In Chris Christie:The Inside Story of His Rise to Power, authors Bob Ingle and Michael Symons describe U.S. Attorney Christie’s reluctance to use Solomon Dwek as informant during the Operation Bid Rig investigation in 2006. “Do I really want to get in bed with this guy?” Christie is described as asking his deputies who were pushing for approval to make Dwek an informant.
Ironically given how Democrats and defendants have argued that the July 2009 arrests based on Dwek’s sting were politically motivated to help Christie, the Deputy U.S. Attorneys advocating the sting argued to Christie that he would have been acting politically if he did not approve Dwek’s cooperation.
If this Star Ledger article by Matt Friedman is an indication of charades to come this summer, the Democrats on the Senate Judiciary Committee will make Joe Oxley’s confirmation hearing for his Superior Court Judgeship nomination a payback for the unceremonious end to former House Speaker, Senator and Commissioner of Community Affairs Joe Doria’s career when he his home was raided during the July 2009 federal operation.
Doria has been cleared of any wrongdoing. He has a letter from the U.S. Attorney, just like John Bennett does, but his career in public service is over. Maybe Doria can become Chairman of the Hudson County Democrats some day.
U.S. Senate nominee Joe Kryillos is in the Democrats sites as well. Dwek is the ammunition.
Democratic State Chairman John Wisniewski Tuesday issued a list of questions for Kyrillos, including how often he met with Dwek, what was discussed, who else was in attendance and whether he was ever contacted by law enforcement about it. “If you deny this and suggest Dwek is lying, does that raise the possibility with you that Dwek’s testimony that convicted others should be questioned?” Wisniewski wrote.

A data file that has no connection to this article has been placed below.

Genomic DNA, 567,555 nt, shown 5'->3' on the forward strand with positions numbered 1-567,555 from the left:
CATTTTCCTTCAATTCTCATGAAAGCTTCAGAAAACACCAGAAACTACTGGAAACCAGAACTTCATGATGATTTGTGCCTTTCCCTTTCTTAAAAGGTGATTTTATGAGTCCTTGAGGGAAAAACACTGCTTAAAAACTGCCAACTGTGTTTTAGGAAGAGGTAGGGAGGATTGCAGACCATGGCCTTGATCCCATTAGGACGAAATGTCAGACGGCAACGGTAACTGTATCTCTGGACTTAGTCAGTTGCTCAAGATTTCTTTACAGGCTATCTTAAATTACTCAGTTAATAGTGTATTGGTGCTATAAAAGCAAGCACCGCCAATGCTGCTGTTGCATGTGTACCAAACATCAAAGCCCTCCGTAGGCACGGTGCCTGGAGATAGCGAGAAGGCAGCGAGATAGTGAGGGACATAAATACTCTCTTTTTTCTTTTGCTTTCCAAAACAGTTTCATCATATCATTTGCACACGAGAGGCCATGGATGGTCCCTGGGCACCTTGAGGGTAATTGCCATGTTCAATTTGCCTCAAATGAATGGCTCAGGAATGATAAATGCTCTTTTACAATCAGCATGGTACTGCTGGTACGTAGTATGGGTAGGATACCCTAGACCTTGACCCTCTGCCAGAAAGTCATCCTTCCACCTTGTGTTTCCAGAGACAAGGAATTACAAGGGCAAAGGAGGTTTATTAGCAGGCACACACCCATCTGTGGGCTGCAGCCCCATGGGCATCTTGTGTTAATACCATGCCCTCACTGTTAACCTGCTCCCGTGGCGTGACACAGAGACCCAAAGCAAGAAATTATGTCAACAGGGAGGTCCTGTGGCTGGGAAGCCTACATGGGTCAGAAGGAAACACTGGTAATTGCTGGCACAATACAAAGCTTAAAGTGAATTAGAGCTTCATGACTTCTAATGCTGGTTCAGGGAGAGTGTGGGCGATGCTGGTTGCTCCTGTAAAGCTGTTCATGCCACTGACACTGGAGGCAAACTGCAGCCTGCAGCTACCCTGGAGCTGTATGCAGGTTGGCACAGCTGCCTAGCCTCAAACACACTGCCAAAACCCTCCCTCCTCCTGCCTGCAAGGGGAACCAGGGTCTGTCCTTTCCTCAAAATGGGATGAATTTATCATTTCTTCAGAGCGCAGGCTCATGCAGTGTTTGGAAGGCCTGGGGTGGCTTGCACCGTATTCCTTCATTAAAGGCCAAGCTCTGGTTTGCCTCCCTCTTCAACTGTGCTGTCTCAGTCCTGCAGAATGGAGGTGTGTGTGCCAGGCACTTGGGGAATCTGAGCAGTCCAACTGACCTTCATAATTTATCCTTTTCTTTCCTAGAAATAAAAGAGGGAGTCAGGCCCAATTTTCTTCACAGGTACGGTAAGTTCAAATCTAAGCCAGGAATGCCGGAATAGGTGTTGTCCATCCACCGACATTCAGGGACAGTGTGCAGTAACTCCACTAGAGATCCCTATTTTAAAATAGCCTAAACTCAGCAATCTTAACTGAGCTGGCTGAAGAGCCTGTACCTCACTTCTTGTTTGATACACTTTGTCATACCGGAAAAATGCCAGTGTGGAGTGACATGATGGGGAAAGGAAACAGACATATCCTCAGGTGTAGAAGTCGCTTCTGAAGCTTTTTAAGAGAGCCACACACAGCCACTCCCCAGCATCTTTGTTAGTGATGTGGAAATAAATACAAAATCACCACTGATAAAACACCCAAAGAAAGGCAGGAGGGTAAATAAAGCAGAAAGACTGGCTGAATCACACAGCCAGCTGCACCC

Kyrillos campaign spokesman Chapin Fay did not directly respond to Wisniewski, instead repeating that Kyrillos did nothing to help Dwek.
During the trial of Ridgefield Mayor Anthony Suarez it was revealed that among the diobalical schemes Dwek deployed in the 14 years leading to his 2006 arrest was a life insurance scam. Dwek paid the life insurance premiums of people close to death who could not afford to keep their policies. Upon the death of the insured, Dwek would give the deceased’s family 10% of the policy proceeds and pocket the rest.
Dwek’s father tried to get Soloman a pardon from President George W. Bush. Maybe President Obama will pardon Dwek if he helps knock Chris Christie down a notch and helps keep Bob Menendez in the Senate.